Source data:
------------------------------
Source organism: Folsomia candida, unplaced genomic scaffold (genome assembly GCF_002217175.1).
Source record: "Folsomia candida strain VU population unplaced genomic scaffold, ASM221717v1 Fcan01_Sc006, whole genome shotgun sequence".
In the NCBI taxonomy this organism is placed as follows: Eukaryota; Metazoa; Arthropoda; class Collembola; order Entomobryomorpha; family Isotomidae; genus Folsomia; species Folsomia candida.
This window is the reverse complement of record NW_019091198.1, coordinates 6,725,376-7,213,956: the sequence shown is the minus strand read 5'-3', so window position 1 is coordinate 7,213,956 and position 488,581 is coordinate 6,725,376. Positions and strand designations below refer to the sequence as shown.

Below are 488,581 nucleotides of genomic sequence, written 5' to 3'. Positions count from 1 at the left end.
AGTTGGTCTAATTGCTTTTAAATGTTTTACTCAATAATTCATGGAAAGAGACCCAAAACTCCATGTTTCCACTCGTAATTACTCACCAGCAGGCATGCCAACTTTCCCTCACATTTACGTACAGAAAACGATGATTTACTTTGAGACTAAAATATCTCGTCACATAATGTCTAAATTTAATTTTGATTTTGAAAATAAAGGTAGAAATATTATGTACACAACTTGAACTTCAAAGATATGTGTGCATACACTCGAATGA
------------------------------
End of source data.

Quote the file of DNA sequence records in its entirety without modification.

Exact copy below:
Source organism: Folsomia candida, unplaced genomic scaffold (genome assembly GCF_002217175.1).
Source record: "Folsomia candida strain VU population unplaced genomic scaffold, ASM221717v1 Fcan01_Sc006, whole genome shotgun sequence".
In the NCBI taxonomy this organism is placed as follows: Eukaryota; Metazoa; Arthropoda; class Collembola; order Entomobryomorpha; family Isotomidae; genus Folsomia; species Folsomia candida.
This window is the reverse complement of record NW_019091198.1, coordinates 6,725,376-7,213,956: the sequence shown is the minus strand read 5'-3', so window position 1 is coordinate 7,213,956 and position 488,581 is coordinate 6,725,376. Positions and strand designations below refer to the sequence as shown.

Below are 488,581 nucleotides of genomic sequence, written 5' to 3'. Positions count from 1 at the left end.
AGTTGGTCTAATTGCTTTTAAATGTTTTACTCAATAATTCATGGAAAGAGACCCAAAACTCCATGTTTCCACTCGTAATTACTCACCAGCAGGCATGCCAACTTTCCCTCACATTTACGTACAGAAAACGATGATTTACTTTGAGACTAAAATATCTCGTCACATAATGTCTAAATTTAATTTTGATTTTGAAAATAAAGGTAGAAATATTATGTACACAACTTGAACTTCAAAGATATGTGTGCATACACTCGAATGA